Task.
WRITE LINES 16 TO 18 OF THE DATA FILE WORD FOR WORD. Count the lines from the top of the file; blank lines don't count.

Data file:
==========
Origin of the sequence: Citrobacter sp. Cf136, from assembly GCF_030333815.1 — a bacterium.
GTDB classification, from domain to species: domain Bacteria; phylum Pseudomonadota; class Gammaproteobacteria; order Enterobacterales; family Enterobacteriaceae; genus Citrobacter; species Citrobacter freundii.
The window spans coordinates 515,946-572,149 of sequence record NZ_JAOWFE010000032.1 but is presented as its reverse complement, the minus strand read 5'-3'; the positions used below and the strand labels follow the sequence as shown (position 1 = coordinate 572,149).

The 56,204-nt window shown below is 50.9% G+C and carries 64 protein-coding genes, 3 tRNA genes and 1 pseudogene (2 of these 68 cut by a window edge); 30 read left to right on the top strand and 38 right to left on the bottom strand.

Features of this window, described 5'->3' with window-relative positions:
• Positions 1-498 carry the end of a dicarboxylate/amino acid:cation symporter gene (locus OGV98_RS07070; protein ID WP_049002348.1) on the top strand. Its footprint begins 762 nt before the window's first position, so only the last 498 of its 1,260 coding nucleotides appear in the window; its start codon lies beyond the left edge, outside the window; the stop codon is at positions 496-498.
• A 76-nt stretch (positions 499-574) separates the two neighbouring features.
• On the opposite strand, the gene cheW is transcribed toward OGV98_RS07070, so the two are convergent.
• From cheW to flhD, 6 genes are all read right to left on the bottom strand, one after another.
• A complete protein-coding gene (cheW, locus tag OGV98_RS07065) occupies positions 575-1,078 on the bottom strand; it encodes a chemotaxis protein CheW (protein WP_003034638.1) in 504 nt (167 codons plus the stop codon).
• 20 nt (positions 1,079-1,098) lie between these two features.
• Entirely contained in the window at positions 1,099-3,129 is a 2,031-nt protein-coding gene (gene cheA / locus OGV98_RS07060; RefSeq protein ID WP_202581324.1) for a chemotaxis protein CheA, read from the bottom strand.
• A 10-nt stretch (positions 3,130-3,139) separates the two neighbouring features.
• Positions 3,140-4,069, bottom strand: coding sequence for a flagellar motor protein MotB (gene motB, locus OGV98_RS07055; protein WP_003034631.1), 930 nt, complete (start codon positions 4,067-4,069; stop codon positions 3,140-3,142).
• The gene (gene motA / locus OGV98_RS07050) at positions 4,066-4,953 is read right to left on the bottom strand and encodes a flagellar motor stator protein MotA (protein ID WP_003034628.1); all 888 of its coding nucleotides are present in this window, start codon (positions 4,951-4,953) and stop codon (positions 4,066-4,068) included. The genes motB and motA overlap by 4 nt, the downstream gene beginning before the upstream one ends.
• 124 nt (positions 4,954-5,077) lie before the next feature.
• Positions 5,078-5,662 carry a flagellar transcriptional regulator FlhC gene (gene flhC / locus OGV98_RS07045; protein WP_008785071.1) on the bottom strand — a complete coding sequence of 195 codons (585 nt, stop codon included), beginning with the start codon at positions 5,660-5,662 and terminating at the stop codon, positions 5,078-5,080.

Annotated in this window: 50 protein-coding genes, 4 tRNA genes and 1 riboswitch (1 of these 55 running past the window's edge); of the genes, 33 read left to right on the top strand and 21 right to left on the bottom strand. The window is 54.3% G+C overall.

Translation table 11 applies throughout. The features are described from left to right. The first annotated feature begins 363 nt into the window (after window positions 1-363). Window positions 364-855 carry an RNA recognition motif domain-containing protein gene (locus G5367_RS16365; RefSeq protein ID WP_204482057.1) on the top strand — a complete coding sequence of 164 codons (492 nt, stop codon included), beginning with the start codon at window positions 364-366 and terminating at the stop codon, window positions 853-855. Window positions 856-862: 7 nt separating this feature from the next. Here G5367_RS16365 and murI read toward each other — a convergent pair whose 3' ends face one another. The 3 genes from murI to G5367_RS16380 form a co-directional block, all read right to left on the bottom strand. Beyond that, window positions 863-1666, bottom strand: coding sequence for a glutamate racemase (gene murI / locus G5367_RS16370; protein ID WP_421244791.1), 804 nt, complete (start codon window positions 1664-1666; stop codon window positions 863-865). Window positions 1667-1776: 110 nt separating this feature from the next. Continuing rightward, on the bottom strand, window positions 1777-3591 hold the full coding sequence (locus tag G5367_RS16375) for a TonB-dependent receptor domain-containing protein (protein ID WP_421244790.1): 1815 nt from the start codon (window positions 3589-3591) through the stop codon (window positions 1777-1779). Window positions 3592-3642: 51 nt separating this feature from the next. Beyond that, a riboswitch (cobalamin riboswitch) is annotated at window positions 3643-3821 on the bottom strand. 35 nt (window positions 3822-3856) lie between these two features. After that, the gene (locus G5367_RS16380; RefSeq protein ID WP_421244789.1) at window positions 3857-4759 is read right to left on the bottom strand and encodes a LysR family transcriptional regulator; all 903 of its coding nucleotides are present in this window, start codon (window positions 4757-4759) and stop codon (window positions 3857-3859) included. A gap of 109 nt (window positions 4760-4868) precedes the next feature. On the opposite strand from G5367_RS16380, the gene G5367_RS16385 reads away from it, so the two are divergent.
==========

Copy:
• 124 nt (positions 4,954-5,077) lie before the next feature.
• Positions 5,078-5,662 carry a flagellar transcriptional regulator FlhC gene (gene flhC / locus OGV98_RS07045; protein WP_008785071.1) on the bottom strand — a complete coding sequence of 195 codons (585 nt, stop codon included), beginning with the start codon at positions 5,660-5,662 and terminating at the stop codon, positions 5,078-5,080.

Annotated in this window: 50 protein-coding genes, 4 tRNA genes and 1 riboswitch (1 of these 55 running past the window's edge); of the genes, 33 read left to right on the top strand and 21 right to left on the bottom strand. The window is 54.3% G+C overall.